Introduction One of the surprising features of H pylori, is that we still do not know how the organism is usually acquired. Two possible avenues for transmission are direct infection from person to person, or through an intermediary such as the water supply, flies or animals. If transmission is person to person, the organism may be transmitted by faeco-oral, oro-oral, or by gastro-oral route.
Methods In order to study some of these aspects we performed a number of cross-sectional studies, the results of which are reported here.
Results Faeco-oral transmission: In a cross-sectional study in 587 employees working in 2 institutions for children with mental disabilities with a documented high prevalence of H pylori infection, using multiple regression analysis to adjust for confounding variables, we found an almost 2.5 increased risk in workers having contact with faeces of inhabitants. Other risk factors for H pylori infection were not significant in multiple regression analysis. In another cross-sectional study in 198 nursing home workers, the age-adjusted prevalence of H pylori was not higher than in a reference population and no association with any other risk factors was found.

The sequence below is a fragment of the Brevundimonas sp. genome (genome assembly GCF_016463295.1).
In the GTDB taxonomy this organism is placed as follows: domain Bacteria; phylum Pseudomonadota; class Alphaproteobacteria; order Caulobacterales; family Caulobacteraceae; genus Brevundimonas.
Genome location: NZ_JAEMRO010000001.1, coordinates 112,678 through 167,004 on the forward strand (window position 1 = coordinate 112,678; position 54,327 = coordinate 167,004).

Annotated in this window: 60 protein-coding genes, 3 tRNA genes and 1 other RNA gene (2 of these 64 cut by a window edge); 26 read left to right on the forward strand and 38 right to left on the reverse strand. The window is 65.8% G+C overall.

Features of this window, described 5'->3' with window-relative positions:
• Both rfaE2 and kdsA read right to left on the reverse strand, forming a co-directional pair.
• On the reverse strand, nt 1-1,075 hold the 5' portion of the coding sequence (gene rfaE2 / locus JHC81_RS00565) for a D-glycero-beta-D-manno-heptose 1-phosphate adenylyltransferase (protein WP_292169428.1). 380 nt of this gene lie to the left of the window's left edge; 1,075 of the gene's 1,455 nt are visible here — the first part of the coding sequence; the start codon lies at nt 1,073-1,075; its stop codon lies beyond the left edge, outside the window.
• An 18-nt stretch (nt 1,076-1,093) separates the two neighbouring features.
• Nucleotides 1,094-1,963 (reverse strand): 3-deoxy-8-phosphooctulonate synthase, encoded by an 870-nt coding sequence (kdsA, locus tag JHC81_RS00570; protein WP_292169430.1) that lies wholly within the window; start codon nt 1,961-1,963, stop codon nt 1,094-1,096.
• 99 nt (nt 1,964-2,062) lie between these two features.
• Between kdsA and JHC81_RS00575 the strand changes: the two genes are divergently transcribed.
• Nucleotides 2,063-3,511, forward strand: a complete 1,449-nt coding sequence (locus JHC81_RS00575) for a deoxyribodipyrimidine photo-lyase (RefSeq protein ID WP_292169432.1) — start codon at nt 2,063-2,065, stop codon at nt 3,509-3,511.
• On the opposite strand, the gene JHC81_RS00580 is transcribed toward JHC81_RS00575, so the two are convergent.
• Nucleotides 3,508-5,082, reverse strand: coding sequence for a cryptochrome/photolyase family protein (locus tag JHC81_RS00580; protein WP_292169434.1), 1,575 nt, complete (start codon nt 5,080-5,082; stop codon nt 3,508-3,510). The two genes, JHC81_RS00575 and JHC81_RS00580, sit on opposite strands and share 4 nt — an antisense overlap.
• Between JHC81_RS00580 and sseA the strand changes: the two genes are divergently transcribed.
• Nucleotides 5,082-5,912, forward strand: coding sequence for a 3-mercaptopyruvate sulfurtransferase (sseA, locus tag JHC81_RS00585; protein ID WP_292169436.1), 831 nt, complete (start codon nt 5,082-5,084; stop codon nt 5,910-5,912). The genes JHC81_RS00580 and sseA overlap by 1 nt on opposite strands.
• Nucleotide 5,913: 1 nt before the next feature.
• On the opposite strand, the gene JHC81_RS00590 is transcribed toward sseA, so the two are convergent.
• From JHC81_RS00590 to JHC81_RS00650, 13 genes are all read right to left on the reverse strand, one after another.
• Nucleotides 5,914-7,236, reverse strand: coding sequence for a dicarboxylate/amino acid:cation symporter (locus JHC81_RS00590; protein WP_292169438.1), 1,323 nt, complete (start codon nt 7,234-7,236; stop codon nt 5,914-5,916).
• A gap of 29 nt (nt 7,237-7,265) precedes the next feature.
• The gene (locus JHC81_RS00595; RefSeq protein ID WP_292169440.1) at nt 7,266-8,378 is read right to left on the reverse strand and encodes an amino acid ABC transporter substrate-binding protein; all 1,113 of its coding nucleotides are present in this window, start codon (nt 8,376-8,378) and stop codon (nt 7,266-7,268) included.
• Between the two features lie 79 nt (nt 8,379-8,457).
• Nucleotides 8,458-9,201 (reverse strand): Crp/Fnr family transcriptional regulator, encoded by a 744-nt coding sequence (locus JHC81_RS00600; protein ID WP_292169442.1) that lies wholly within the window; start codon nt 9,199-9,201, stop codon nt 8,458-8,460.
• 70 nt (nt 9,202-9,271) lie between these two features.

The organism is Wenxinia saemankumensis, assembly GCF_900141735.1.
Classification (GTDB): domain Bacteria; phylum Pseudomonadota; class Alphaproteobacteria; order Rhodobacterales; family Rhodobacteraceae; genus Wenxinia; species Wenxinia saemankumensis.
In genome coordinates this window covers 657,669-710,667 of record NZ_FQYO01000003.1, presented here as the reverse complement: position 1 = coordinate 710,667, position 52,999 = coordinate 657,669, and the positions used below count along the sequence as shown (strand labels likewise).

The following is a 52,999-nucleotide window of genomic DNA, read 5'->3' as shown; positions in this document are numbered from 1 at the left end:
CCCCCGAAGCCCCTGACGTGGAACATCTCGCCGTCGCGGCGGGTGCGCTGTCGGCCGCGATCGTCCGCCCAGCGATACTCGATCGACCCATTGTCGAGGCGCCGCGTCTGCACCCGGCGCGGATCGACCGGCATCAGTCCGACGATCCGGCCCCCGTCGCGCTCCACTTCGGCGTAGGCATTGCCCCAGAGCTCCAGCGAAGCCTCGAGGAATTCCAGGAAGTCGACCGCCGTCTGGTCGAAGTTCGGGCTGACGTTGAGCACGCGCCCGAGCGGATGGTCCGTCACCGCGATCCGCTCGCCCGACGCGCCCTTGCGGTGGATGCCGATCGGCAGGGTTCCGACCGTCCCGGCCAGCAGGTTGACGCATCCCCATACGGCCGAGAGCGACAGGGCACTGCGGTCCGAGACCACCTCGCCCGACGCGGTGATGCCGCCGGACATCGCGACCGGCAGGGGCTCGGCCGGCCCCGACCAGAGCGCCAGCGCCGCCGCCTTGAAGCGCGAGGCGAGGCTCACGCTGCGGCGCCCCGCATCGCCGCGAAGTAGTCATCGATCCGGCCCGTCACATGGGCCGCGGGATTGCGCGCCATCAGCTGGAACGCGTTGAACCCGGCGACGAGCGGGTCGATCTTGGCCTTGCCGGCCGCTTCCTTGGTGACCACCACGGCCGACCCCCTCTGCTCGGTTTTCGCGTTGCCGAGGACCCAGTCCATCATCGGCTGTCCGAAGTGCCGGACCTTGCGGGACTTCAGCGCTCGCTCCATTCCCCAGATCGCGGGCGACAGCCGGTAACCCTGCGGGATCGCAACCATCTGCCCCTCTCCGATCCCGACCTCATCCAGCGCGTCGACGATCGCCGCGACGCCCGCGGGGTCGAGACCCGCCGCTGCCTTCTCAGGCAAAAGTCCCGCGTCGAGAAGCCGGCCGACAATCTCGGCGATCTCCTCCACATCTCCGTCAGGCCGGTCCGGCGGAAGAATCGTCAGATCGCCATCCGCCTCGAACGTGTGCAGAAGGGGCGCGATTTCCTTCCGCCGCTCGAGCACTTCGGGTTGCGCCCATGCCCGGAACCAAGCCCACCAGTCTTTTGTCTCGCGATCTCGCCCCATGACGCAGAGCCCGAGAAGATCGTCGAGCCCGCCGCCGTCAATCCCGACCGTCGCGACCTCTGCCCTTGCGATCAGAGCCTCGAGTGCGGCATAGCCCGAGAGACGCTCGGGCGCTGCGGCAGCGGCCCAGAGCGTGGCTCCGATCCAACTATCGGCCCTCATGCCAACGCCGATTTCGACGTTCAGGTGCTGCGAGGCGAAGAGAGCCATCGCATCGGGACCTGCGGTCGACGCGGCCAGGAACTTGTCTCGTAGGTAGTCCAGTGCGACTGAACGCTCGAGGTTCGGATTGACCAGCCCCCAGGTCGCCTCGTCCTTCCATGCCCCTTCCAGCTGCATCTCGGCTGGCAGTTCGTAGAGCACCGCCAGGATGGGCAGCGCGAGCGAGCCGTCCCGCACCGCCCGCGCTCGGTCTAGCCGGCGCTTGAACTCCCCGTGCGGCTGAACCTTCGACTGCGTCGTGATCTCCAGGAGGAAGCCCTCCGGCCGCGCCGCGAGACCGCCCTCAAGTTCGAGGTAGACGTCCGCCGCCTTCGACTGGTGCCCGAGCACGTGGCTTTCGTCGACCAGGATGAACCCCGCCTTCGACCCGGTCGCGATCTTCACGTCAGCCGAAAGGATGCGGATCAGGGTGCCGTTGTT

Waterborne transmission: In a cross-sectional study in 317 wastewater workers, the age-adjusted prevalence of H pylori was not higher than in a reference population and there was no association with any activity by which workers were exposed to wastewater.
Conclusions Results of our studies show the difficulty in interpreting cross-sectional studies. There is a need for cohort studies with an exact exposure assessment to all possible transmission routes.
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